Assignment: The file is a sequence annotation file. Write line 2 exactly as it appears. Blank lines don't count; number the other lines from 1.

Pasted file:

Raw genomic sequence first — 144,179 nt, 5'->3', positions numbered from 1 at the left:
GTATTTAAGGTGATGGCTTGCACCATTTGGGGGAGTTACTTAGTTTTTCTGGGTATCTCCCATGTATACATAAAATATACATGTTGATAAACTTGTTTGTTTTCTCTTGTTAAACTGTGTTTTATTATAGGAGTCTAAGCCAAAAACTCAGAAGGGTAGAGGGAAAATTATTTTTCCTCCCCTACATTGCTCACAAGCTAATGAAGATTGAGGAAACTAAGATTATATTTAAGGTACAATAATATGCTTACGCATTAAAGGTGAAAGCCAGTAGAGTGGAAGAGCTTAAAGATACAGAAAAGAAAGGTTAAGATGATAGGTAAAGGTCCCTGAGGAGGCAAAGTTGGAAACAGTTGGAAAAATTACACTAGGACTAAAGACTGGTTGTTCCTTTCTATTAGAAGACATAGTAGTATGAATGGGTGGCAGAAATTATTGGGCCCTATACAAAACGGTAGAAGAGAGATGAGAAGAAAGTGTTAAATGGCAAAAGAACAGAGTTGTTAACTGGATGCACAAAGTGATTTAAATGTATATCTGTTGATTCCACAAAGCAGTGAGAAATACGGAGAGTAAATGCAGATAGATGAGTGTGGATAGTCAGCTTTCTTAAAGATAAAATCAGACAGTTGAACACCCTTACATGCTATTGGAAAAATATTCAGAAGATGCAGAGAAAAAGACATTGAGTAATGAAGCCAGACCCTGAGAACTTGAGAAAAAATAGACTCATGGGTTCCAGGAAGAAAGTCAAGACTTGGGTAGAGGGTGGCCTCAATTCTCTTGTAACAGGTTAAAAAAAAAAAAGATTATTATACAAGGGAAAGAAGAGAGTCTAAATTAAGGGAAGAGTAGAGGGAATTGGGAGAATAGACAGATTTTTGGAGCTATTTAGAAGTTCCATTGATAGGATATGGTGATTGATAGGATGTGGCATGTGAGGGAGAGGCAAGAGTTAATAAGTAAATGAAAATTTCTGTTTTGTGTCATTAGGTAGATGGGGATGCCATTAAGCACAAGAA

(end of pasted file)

GTATTTAAGGTGATGGCTTGCACCATTTGGGGGAGTTACTTAGTTTTTCTGGGTATCTCCCATGTATACATAAAATATACATGTTGATAAACTTGTTTGTTTTCTCTTGTTAAACTGTGTTTTATTATAGGAGTCTAAGCCAAAAACTCAGAAGGGTAGAGGGAAAATTATTTTTCCTCCCCTACATTGCTCACAAGCTAATGAAGATTGAGGAAACTAAGATTATATTTAAGGTACAATAATATGCTTACGCATTAAAGGTGAAAGCCAGTAGAGTGGAAGAGCTTAAAGATACAGAAAAGAAAGGTTAAGATGATAGGTAAAGGTCCCTGAGGAGGCAAAGTTGGAAACAGTTGGAAAAATTACACTAGGACTAAAGACTGGTTGTTCCTTTCTATTAGAAGACATAGTAGTATGAATGGGTGGCAGAAATTATTGGGCCCTATACAAAACGGTAGAAGAGAGATGAGAAGAAAGTGTTAAATGGCAAAAGAACAGAGTTGTTAACTGGATGCACAAAGTGATTTAAATGTATATCTGTTGATTCCACAAAGCAGTGAGAAATACGGAGAGTAAATGCAGATAGATGAGTGTGGATAGTCAGCTTTCTTAAAGATAAAATCAGACAGTTGAACACCCTTACATGCTATTGGAAAAATATTCAGAAGATGCAGAGAAAAAGACATTGAGTAATGAAGCCAGACCCTGAGAACTTGAGAAAAAATAGACTCATGGGTTCCAGGAAGAAAGTCAAGACTTGGGTAGAGGGTGGCCTCAATTCTCTTGTAACAGGTTAAAAAAAAAAAAGATTATTATACAAGGGAAAGAAGAGAGTCTAAATTAAGGGAAGAGTAGAGGGAATTGGGAGAATAGACAGATTTTTGGAGCTATTTAGAAGTTCCATTGATAGGATATGGTGATTGATAGGATGTGGCATGTGAGGGAGAGGCAAGAGTTAATAAGTAAATGAAAATTTCTGTTTTGTGTCATTAGGTAGATGGGGATGCCATTAAGCACAAGAA